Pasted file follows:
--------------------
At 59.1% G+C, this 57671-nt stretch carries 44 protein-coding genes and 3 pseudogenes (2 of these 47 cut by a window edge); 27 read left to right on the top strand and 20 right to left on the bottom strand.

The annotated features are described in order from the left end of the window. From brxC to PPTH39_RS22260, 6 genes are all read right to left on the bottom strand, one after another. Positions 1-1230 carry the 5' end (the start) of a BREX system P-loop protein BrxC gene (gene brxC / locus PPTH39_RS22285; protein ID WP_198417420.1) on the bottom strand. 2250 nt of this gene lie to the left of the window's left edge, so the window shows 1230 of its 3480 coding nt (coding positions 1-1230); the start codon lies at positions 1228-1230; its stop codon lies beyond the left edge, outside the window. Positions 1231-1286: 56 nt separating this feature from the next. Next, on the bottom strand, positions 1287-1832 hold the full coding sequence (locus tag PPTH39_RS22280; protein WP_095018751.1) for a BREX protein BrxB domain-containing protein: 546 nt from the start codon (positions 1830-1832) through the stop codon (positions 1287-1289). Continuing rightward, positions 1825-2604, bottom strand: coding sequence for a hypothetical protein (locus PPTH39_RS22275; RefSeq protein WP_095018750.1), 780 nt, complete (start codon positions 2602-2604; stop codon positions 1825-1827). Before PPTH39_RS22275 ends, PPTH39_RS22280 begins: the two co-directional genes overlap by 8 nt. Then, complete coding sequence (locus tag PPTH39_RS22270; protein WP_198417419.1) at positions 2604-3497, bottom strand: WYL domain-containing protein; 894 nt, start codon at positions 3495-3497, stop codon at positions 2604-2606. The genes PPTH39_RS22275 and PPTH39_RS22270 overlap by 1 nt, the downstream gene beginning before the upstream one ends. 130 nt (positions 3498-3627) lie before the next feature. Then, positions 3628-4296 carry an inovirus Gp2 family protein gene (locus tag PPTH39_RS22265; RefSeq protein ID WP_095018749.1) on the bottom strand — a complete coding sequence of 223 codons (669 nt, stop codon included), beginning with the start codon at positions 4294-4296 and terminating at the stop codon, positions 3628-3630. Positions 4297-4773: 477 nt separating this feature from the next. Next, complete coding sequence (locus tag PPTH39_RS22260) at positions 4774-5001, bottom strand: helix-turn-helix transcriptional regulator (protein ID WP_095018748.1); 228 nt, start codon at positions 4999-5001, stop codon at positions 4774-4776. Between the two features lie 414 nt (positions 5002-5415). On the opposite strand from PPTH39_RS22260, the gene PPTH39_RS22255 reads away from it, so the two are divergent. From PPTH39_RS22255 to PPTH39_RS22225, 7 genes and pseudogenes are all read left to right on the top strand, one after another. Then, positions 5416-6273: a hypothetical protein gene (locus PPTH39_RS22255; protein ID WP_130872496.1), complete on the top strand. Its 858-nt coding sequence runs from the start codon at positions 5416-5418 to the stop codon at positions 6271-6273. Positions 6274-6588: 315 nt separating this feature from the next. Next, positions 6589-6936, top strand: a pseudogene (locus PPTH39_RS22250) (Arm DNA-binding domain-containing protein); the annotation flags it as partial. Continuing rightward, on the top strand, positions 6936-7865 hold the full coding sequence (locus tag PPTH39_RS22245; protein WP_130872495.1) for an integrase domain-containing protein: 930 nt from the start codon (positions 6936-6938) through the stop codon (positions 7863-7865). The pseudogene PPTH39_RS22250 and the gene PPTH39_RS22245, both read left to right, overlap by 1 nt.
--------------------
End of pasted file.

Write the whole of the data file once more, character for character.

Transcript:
At 59.1% G+C, this 57671-nt stretch carries 44 protein-coding genes and 3 pseudogenes (2 of these 47 cut by a window edge); 27 read left to right on the top strand and 20 right to left on the bottom strand.

The annotated features are described in order from the left end of the window. From brxC to PPTH39_RS22260, 6 genes are all read right to left on the bottom strand, one after another. Positions 1-1230 carry the 5' end (the start) of a BREX system P-loop protein BrxC gene (gene brxC / locus PPTH39_RS22285; protein ID WP_198417420.1) on the bottom strand. 2250 nt of this gene lie to the left of the window's left edge, so the window shows 1230 of its 3480 coding nt (coding positions 1-1230); the start codon lies at positions 1228-1230; its stop codon lies beyond the left edge, outside the window. Positions 1231-1286: 56 nt separating this feature from the next. Next, on the bottom strand, positions 1287-1832 hold the full coding sequence (locus tag PPTH39_RS22280; protein WP_095018751.1) for a BREX protein BrxB domain-containing protein: 546 nt from the start codon (positions 1830-1832) through the stop codon (positions 1287-1289). Continuing rightward, positions 1825-2604, bottom strand: coding sequence for a hypothetical protein (locus PPTH39_RS22275; RefSeq protein WP_095018750.1), 780 nt, complete (start codon positions 2602-2604; stop codon positions 1825-1827). Before PPTH39_RS22275 ends, PPTH39_RS22280 begins: the two co-directional genes overlap by 8 nt. Then, complete coding sequence (locus tag PPTH39_RS22270; protein WP_198417419.1) at positions 2604-3497, bottom strand: WYL domain-containing protein; 894 nt, start codon at positions 3495-3497, stop codon at positions 2604-2606. The genes PPTH39_RS22275 and PPTH39_RS22270 overlap by 1 nt, the downstream gene beginning before the upstream one ends. 130 nt (positions 3498-3627) lie before the next feature. Then, positions 3628-4296 carry an inovirus Gp2 family protein gene (locus tag PPTH39_RS22265; RefSeq protein ID WP_095018749.1) on the bottom strand — a complete coding sequence of 223 codons (669 nt, stop codon included), beginning with the start codon at positions 4294-4296 and terminating at the stop codon, positions 3628-3630. Positions 4297-4773: 477 nt separating this feature from the next. Next, complete coding sequence (locus tag PPTH39_RS22260) at positions 4774-5001, bottom strand: helix-turn-helix transcriptional regulator (protein ID WP_095018748.1); 228 nt, start codon at positions 4999-5001, stop codon at positions 4774-4776. Between the two features lie 414 nt (positions 5002-5415). On the opposite strand from PPTH39_RS22260, the gene PPTH39_RS22255 reads away from it, so the two are divergent. From PPTH39_RS22255 to PPTH39_RS22225, 7 genes and pseudogenes are all read left to right on the top strand, one after another. Then, positions 5416-6273: a hypothetical protein gene (locus PPTH39_RS22255; protein ID WP_130872496.1), complete on the top strand. Its 858-nt coding sequence runs from the start codon at positions 5416-5418 to the stop codon at positions 6271-6273. Positions 6274-6588: 315 nt separating this feature from the next. Next, positions 6589-6936, top strand: a pseudogene (locus PPTH39_RS22250) (Arm DNA-binding domain-containing protein); the annotation flags it as partial. Continuing rightward, on the top strand, positions 6936-7865 hold the full coding sequence (locus tag PPTH39_RS22245; protein WP_130872495.1) for an integrase domain-containing protein: 930 nt from the start codon (positions 6936-6938) through the stop codon (positions 7863-7865). The pseudogene PPTH39_RS22250 and the gene PPTH39_RS22245, both read left to right, overlap by 1 nt.